After the Quake
In 1995, the physical and social landscape of Japan was transformed by two events: the Kobe earthquake, in January, which destroyed thousands of lives, and the poison-gas attacks in the Tokyo subways in March, during the morning rush hour. Following these twin disasters, Haruki Murakami abandoned his life abroad and returned home to confront his country’s grief. The subway attack led to his recent Underground. And out of the quake come these six stories, set in the months between natural catastrophe and man-made terrorism. His characters find their resolutely normal everyday lives undone by events even more surreal (yet somehow believable) than we have come to expect in his fiction.
An electronics salesman, abruptly deserted by his wife, is entrusted to deliver a mysterious package but gets more than he bargained for at the receiving end; a Thai chauffeur takes his troubled charge to a seer, who penetrates her deepest sorrow; and, in the unforgettable title story, a boy acknowledges a shattering secret about his past that will change his life forever.
But the most compelling character of all is the earthquake itself—slipping into and out of view almost imperceptibly, but nonetheless reaching deep into the lives of these forlorn citizens of the apocalypse. The terrible damage visible all around is, in fact, less extreme than the inconsolable howl of a nation indelibly scarred—an experience in which Murakami discovers many truths about compassion, courage, and the nature of human suffering.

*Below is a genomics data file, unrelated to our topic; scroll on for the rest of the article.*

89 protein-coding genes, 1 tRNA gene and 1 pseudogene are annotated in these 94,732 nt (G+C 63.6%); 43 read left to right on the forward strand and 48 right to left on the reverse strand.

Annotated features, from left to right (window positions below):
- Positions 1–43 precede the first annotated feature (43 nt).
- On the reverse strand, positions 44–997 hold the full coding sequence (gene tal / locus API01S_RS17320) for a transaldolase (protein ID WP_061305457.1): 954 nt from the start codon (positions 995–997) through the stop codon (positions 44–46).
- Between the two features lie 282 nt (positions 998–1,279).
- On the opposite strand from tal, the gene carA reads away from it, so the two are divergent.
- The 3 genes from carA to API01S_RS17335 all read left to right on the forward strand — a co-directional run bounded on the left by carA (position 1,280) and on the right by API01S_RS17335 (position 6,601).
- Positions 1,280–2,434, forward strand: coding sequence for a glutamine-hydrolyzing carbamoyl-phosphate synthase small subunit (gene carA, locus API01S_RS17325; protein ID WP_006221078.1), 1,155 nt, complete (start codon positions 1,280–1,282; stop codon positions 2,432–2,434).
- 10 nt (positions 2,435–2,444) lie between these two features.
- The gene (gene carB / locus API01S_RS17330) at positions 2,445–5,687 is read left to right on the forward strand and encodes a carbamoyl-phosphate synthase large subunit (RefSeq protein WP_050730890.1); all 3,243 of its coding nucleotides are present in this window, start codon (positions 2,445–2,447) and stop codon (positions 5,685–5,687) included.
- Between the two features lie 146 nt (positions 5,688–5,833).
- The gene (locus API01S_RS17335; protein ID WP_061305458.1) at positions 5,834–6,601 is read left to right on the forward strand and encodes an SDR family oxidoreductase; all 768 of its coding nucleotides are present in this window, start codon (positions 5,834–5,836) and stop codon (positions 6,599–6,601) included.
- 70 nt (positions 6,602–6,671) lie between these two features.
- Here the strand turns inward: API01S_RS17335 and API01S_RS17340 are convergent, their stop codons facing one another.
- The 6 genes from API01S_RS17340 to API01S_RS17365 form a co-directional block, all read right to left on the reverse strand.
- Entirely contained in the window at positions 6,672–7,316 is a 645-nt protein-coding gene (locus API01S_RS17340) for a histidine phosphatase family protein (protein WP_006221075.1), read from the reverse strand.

“Ushers the reader into a hallucinatory world where the real and surreal merge and overlap, where dreams and real-life nightmares are impossible to tell apart.” —Michiko Kakutani, The New York Times
“His characters are so persuasive, and the storytelling so spacious. . . . Murakami’s crisp, accomplished stories in After the Quake have great immediacy.” —The Seattle Times
“One of the great Japanese exports.” —Details
“Unexpectedly powerful. . . . Moving.” —The New York Times Book Review
“Both mysterious and somehow quite familiar.” –Alan Cheuse, San Francisco Chronicle
“In these stories . . . Murakami proves himself to be almost as fantastic–and as heroic–as his creations.” –Elle
“Trim, beautiful, diamond sharp, and profoundly layered in . . . mystical symbolism and daily absurdities. Murakami’s evocations of grace and possible redemption are startling, dangerous, and moving.” –O, The Oprah Magazine
“Haruki Murakami remains one of the most accessible Japanese writers for Western readers.” –LA Times
“Spare yet richly mysterious and emotionally prismatic, these unpredictable tales explore the subtle ways the earthquake affected those who live far from its epicenter yet who are nonetheless shaken to their very core. . . .Haunting.” –Booklist (starred review)
“Murakami has written a series of deeply evocative stories.” –Tulsa Today
“The stories here are well-crafted and lyrical . . . They are sometimes absurd, sometimes quite funny, but they all have real epiphanies and real moments of feeling.” –Rocky Mountain News
How to Survive a Sharknado and Other Unnatural Disasters
by Andrew Shaffer, with contributions by Fin Shepard and April Wexler